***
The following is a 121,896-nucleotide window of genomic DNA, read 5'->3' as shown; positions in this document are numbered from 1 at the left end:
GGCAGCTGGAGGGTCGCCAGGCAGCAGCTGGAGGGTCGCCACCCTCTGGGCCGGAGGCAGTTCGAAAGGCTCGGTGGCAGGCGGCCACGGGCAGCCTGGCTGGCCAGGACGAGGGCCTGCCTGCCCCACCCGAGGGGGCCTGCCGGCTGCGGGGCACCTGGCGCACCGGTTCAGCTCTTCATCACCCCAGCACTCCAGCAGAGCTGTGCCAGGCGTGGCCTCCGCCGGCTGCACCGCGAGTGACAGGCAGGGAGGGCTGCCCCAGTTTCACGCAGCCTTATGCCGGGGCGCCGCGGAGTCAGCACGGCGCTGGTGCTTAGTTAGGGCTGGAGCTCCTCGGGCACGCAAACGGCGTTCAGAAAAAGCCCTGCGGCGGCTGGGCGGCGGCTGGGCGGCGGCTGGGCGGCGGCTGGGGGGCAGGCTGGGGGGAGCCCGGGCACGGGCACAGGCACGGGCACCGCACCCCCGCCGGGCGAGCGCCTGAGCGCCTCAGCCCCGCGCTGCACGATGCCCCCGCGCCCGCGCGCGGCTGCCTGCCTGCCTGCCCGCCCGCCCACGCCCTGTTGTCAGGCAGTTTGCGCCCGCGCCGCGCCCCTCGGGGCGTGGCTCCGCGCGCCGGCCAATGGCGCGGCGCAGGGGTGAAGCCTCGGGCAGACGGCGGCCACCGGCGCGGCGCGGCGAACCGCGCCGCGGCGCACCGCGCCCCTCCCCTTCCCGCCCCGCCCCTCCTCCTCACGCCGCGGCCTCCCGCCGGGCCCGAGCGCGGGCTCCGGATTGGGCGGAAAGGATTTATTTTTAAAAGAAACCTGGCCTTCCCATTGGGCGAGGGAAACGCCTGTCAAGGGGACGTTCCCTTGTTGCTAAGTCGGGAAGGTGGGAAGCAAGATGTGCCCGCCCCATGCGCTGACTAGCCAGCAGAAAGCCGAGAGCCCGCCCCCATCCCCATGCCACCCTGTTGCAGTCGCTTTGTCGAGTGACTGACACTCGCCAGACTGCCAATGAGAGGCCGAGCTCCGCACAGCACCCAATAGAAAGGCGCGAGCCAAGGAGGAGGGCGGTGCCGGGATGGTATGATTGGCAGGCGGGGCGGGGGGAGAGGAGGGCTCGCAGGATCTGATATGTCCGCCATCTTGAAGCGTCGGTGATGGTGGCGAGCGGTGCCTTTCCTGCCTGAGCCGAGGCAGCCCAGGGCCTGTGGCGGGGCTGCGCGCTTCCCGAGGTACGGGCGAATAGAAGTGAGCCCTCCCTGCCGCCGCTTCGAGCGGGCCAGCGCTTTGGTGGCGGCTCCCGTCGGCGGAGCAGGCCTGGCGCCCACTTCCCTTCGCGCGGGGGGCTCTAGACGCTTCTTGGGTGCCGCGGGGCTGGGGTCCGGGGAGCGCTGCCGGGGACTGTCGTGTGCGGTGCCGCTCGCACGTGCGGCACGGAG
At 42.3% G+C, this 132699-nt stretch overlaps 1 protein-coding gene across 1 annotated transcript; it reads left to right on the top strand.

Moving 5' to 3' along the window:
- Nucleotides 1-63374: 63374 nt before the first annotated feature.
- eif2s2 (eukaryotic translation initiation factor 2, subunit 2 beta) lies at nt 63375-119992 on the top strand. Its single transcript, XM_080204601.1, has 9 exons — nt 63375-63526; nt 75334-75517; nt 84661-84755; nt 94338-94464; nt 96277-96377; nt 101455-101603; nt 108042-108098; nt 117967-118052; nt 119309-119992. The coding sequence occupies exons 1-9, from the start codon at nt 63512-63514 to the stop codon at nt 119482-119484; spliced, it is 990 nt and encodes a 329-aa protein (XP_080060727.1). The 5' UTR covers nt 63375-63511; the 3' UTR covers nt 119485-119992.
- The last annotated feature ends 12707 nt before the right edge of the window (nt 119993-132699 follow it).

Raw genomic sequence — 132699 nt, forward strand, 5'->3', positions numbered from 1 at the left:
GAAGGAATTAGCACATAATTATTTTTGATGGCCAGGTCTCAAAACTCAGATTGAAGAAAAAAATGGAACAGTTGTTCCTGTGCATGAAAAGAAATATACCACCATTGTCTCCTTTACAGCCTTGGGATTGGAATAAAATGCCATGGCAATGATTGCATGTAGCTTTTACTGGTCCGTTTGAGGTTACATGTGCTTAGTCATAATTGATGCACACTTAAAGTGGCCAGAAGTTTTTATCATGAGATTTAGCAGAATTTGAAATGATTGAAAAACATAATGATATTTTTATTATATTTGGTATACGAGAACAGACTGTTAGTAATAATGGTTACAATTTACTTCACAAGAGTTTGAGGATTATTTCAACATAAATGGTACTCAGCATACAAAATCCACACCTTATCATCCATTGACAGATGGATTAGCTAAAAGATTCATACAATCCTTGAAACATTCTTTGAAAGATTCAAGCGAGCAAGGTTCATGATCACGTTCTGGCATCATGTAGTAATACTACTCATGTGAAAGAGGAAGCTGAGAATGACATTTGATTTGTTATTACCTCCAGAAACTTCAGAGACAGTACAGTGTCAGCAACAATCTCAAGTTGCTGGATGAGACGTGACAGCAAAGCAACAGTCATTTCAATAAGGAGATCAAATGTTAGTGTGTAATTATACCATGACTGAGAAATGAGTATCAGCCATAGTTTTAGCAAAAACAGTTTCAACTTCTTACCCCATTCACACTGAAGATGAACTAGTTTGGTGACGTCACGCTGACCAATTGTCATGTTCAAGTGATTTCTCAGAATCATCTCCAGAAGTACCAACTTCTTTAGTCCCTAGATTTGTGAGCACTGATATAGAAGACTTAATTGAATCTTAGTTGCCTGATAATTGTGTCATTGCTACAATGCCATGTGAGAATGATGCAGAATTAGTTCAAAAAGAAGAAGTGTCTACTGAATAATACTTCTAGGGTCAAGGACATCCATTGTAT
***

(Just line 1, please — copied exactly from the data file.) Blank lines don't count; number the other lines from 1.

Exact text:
The following is a 121,896-nucleotide window of genomic DNA, read 5'->3' as shown; positions in this document are numbered from 1 at the left end: